Strolling around Kandy’s lake (surely it’s best feature) we passed some of the day watching cormorants dive for fish, spending up to a minute at a time under water before resurfacing. Whilst not normally interested in bird watching, Sri Lanka certainly makes it hard not to appreciate the splendour of our fine feathered friends. With a little help from Shan and Douglas, as well as a brief look at The Mudhouse’s book of birds, we have already been able to spot peacocks, herons, eagles, kingfishers, cormorants, horn bills, pelicans and black robins. The horn bill, which I saw swooping to land in a tree, was particularly impressive. The best thing is that all of these were spontaneous sightings, none of which required hides, binoculars, camouflage or mating calls. As the Pythons might have said: beautiful plumage!

After a day and a half in Kandy we felt that we had been there for a day too long, and so, it was with some relief that we stumbled into The Pub. This bar restaurant, housed in an old colonial building, features a long veranda, excellent draft Lion beer and huge servings (no surprise there) of excellent international cuisine. Dan and I both enjoyed the spicy, tangy, succulent chicken kebabs, whilst Matthew made light work of a portion of fish and chips. I left feeling as if I had ingested a cow, whole, but that it had been a great meal nonetheless.

We left candy early the next morning, blithely unaware of the long day’s driving ahead of us. Of the road out of Kandy I can say little, as the memory has been obliterated by what follows. Rising up towards Nuwara Eliya the road passes through some of the finest landscape I have ever encountered. Lined either side by vast tea plantations, the roads meanders slowly upwards to 6000 feet. In all directions tea plants are arrayed in neat rows, faithfully hugging the contours of the mountain. Each bush is a veritable island of lush, verdant greenery sitting upon a stalk thrust from the orange , clay soil. Viewed from most any angle these islands merge into an undulating sea of sheer visual pleasure. Reaching a precipice or gully, the trees abruptly halt, permitting a brief view into their weed free nether regions. At intervals grow slender trees, topped with feathered plumes but otherwise bare. The whole gives the appearance of the most massive, well tended garden paradise imaginable, whose fresh air quickly dislodged the smell left behind by Kandy.

But such beauty demands a high price, and in this case it is the tea pluckers who pay it. These women are required to pluck each bush every 6 days in order to ensure a constant supply of the most succulent buds. Working a split shift in the early morning and after lunch, they seek stalks containing two leaves and a bud. These they deftly pluck and toss into a bag slung across their foreheads and down their backs. On top of a low monthly salary they earn 15 rupees per kilo harvested, and for most of them to make ends meet they spend their time between shifts tending their own vegetable plots. A visit to a tea plantation processing plant provides a fascinating look at how a single crop is turned into a range of teas to serve the domestic and export markets. Interestingly, orange pekoe is not a flavor, as I long believed, but rather refers to tea leaves that have been dried and broken down to a particular level.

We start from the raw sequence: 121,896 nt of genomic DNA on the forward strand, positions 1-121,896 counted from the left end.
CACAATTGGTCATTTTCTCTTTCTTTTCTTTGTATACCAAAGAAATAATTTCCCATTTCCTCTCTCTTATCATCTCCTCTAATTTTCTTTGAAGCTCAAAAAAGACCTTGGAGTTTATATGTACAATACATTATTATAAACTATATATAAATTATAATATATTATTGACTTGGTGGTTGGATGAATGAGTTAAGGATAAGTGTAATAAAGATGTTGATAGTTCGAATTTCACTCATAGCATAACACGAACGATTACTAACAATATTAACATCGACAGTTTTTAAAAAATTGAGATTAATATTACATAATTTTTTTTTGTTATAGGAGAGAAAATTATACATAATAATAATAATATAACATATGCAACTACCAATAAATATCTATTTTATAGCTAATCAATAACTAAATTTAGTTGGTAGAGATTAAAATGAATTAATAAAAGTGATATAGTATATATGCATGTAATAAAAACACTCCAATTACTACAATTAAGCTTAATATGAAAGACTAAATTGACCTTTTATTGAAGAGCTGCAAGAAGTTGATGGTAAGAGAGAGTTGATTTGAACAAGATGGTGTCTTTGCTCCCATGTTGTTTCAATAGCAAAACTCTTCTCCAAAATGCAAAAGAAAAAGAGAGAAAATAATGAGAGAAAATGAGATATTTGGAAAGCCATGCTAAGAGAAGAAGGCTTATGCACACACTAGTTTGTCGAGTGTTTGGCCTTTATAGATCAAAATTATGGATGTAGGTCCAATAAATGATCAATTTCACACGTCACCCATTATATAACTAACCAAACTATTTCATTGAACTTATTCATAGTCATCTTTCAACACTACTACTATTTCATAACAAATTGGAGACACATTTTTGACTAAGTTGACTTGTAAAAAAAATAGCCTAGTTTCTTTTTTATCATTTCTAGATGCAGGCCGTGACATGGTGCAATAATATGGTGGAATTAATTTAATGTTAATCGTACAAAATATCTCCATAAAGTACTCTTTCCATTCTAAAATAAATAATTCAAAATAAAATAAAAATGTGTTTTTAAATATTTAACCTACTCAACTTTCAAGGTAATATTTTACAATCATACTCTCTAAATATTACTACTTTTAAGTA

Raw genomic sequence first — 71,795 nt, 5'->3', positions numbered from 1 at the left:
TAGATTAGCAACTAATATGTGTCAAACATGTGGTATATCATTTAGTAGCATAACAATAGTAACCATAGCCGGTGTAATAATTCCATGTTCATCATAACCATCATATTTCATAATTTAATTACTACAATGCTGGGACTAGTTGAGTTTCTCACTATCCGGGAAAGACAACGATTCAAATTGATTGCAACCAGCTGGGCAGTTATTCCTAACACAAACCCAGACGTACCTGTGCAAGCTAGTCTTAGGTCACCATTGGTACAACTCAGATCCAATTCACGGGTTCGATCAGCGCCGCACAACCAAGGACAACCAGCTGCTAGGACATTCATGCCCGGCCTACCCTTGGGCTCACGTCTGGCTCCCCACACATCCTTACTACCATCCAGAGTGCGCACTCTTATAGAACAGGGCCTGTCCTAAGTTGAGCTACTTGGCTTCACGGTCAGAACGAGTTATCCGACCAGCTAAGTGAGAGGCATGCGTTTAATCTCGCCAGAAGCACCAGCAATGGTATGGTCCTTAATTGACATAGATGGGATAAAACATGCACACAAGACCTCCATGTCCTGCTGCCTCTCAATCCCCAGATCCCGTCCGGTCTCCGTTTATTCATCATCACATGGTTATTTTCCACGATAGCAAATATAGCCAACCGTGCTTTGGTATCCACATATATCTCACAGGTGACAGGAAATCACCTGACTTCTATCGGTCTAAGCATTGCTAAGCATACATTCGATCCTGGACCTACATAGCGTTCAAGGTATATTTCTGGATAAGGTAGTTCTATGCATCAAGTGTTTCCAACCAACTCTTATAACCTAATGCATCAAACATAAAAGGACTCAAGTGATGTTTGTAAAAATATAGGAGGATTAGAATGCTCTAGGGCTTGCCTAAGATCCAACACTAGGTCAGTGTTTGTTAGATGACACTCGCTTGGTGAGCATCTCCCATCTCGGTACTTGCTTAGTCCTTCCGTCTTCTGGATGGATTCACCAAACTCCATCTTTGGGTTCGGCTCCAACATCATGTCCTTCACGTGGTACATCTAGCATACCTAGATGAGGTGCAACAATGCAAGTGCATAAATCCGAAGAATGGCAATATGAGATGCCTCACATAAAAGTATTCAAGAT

And just as soon as these incredible sights have come, one crests the hill and they are gone. Beyond, someway down the mountain, lies Nuwara Eliya, also known as Little England: with a surprisingly chill and damp climate, and a range of colonial buildings it is easy to see why. Standing outside the imposing, stone and mortar clubhouse of the Hill Club, I suddenly thought I was back in the north east of England, studying for my undergraduate degree. A scary prospect indeed! Although some tea is grown on this side of the mountain, much has been displaced by “English” vegetables such as leeks, cabbage and carrots. These are grown for national consumption, as they are not well suited to the hotter, dryer conditions fond a lower elevations. The effect is ramshackle, holding none of the appeal of the drive up.

Nearing Horton Plains, we made a turn towards Haputale, our final destination for the day. As if to place the splendours of the high country into vivid resource, we passed through a lowland of small holdings, seemingly trapped in the long forgotten past. Both Dan and I felt a strong sense of foreboding creep in with the afternoon shadows, as we passed, on narrow, winding roads, tiny settlements seemingly ready to be washed away by the next serious rain. As the afternoon drew to a close we once again ascended, finding ourselves back in tea paradise. From our new vantage point we watched mountain ridges fall down to the lush valleys below, and worked to soak in as much of the vibrant freshness as possible.